It’s an interesting weekend—with the three Eastern conferences (Atlantic Hockey, ECAC, and Hockey East) beginning best-of-3 conference tournament play-in series, while the three Western conferences have one or two weeks of their regular seasons left. In all three Eastern conferences, top teams are on bye this week; so, many teams in the PWR top 20 don’t play.
Team that need to win this weekend to stay alive
Each of the teams in play-in series this weekend need to win their series to have a chance at the NCAA tournament. The highest ranked team playing in a conference tournament this weekend is #19 Vermont, losing this weekend (with a record of 1-2 at best) is very unlikely to result in a significant upward move, and losing this weekend means no additional games before NCAA selection.
The teams that need to win to stay alive are:
- #30 New Hampshire
- #38 Connecticut
- #31 Notre Dame
- #45 Massachusetts
- #20 Northeastern
- #34 Merrimack
- #19 Vermont
- #43 Maine
- #41 Clarkson
- #48 Rensselaer
- #24 Dartmouth
- #56 Princeton
- #22 Harvard
- #46 Brown
- #33 Cornell
- #35 Union
- #52 Sacred Heart
- #57 Army
- #47 Holy Cross
- #59 Niagara
- #51 Air Force
- #58 American International
Most of those teams would need to go on to win their conference tournaments to secure the autobid, though a few could keep the hopes of an at-large bid alive by advancing.
This weekend’s bubble watch (a look at #10-#23)
#10 Boston College – Idle this weekend, will most likely stay at #10.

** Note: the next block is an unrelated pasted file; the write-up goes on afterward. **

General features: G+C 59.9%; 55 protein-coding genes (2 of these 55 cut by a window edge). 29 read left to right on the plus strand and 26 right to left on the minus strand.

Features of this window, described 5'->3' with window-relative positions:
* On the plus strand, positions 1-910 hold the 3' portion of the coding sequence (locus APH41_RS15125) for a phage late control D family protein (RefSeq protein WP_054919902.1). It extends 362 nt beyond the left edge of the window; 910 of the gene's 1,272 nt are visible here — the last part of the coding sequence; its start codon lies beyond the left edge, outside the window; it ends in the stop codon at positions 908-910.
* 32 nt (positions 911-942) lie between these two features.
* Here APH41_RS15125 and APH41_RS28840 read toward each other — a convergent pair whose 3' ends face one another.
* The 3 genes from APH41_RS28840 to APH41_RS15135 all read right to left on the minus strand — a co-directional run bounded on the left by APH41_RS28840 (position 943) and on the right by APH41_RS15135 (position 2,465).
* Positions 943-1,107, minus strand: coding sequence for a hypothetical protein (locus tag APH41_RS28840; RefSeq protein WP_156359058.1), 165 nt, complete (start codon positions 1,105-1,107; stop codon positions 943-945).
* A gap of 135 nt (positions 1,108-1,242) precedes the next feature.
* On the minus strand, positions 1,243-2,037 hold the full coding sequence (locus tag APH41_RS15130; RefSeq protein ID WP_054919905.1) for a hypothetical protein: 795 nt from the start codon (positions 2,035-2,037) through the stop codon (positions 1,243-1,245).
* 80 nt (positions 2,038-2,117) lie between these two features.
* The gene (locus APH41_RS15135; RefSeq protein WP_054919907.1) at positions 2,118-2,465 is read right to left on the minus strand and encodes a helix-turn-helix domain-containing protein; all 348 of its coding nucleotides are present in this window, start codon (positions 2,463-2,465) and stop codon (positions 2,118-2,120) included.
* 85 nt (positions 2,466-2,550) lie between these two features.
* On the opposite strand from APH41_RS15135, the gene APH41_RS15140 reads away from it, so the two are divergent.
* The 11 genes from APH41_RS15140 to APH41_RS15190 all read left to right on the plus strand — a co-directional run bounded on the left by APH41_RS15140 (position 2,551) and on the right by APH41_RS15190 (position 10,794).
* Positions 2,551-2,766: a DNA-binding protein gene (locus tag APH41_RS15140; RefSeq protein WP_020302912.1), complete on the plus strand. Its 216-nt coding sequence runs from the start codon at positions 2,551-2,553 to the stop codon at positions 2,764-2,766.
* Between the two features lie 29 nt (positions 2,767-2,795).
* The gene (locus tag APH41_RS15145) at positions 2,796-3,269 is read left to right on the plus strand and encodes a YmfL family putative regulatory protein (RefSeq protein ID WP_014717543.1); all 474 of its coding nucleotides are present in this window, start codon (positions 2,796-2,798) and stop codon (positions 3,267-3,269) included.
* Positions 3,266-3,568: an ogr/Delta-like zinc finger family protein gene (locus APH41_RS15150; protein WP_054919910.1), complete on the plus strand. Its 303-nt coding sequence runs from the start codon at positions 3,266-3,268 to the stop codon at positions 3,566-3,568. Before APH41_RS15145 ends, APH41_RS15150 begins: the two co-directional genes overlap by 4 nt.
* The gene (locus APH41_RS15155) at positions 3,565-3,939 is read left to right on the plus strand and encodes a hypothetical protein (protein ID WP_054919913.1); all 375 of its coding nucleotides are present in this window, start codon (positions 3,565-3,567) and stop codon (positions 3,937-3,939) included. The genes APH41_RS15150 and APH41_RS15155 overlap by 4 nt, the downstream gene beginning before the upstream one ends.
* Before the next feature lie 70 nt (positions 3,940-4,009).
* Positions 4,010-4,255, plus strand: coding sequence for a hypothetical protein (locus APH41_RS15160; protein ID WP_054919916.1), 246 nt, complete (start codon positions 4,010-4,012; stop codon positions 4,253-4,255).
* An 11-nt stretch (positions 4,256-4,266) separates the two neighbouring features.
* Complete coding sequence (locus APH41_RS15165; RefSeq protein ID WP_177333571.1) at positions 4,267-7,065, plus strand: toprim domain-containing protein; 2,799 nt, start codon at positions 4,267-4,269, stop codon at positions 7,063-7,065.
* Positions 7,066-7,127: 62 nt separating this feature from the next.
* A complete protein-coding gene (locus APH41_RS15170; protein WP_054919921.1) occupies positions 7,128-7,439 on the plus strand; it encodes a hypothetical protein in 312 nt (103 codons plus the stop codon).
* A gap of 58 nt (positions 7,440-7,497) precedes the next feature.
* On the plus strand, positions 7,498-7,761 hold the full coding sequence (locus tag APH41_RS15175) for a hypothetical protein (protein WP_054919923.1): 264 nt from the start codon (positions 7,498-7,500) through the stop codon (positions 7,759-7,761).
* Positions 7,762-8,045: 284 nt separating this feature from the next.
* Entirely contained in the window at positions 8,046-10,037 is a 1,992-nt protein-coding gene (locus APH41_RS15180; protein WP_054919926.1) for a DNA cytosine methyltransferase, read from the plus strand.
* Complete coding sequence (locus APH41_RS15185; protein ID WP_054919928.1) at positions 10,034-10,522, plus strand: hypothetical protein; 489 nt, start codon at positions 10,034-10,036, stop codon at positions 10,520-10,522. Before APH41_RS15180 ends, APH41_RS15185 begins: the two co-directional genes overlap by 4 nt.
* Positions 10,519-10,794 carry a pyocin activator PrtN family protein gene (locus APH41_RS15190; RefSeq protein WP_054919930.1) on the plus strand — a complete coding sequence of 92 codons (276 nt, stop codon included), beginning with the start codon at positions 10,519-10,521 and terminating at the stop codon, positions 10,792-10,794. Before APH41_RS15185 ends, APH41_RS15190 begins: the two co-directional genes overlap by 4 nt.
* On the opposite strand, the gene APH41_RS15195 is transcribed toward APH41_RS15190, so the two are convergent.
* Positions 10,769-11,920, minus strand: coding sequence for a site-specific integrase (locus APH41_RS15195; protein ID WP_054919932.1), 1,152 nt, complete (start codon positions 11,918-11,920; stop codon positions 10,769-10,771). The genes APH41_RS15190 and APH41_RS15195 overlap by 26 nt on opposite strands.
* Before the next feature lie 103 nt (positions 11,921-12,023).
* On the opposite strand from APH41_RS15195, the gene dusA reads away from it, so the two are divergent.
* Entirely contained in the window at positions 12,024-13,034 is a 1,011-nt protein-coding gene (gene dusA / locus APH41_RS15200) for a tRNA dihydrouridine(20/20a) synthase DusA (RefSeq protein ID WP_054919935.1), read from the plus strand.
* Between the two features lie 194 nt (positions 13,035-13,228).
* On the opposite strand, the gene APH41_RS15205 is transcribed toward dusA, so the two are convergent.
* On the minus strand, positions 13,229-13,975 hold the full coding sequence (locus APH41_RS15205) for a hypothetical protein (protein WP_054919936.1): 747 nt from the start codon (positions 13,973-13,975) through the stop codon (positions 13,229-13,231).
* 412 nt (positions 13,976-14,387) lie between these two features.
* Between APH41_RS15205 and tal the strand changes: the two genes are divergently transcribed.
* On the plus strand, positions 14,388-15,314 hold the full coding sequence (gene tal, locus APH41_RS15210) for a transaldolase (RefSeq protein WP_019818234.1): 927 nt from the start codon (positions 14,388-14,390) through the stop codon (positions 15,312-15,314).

#11 Minnesota – Remains one of the most interesting teams to watch week after week. With another split having resulted in the Gophers hanging on at #11, they are once again facing much more downside than upside. They most likely need a sweep to hang on at #11, another split would push them to the bubble, and a sweep would push them a bit below.
Regardless, the Big Ten has another weekend of conference play before beginning it’s tournament, so Minnesota will remain alive regardless of outcome.
#12 Quinnipiac – Idle this weekend, will most likely stay at #12 or fall to #13. The most likely move is that the Gophers could pass Quinnipiac in RPI, thus flipping the comparison and dropping QU one spot (even though Minnesota is ahead of Quinnipiac on the basis of taking more total comparisons, Quinnipiac currently has the head-to-head comparison).
#13 Yale – Has some of the most uncertainty and biggest opportunities for movement among the idle teams. #15 Michigan, #17 St Cloud St, and #14 Bowling Green all have opportunities to overtake Yale, while #1 Minnesota has the opportunity to fall below them.
#14 Bowling Green – Needs to win to hang onto it’s position, or perhaps even rise a bit if #11 Minnesota falters. If Bowling Green loses, they’ll be hoping #15 Michigan, #17 St Cloud St, #19 Vermont, and #22 Harvard lose, lest they overtake Bowling Green.
#15 Michigan – is the highest ranked team with significant upside potential this weekend. A sweep would likely put the Wolverines in the #11-12 range. A split should let them hang on in the neighborhood of #16, while getting swept would result in a fall to around #20.
Like Minnesota, Michigan will remain alive regardless of outcome.
#16 Mass.-Lowell – faces some decent upside potential, despite being idle. They will be watching the results from #14 Bowling Green, #15 Michigan, and #11 Minnesota, hoping to overtake them; while also hoping #17 St Cloud St doesn’t pull ahead with a sweep.
#17 St Cloud St – much like Michigan, SCSU has a big opportunity to gain ground over idle teams with a sweep, is likely to stay in the #17-18 range with a split, or fall to the high 20s if swept.
#18 Colgate – is a bit more likely to fall than climb. They could take the comparison from #15 Michigan, #14 Bowling Green, #19 Vermont, #17 St Cloud St, and possibly even #11 Minnesota. More likely, they could lose the comparisons to #22 Harvard and #23 Bemidji State.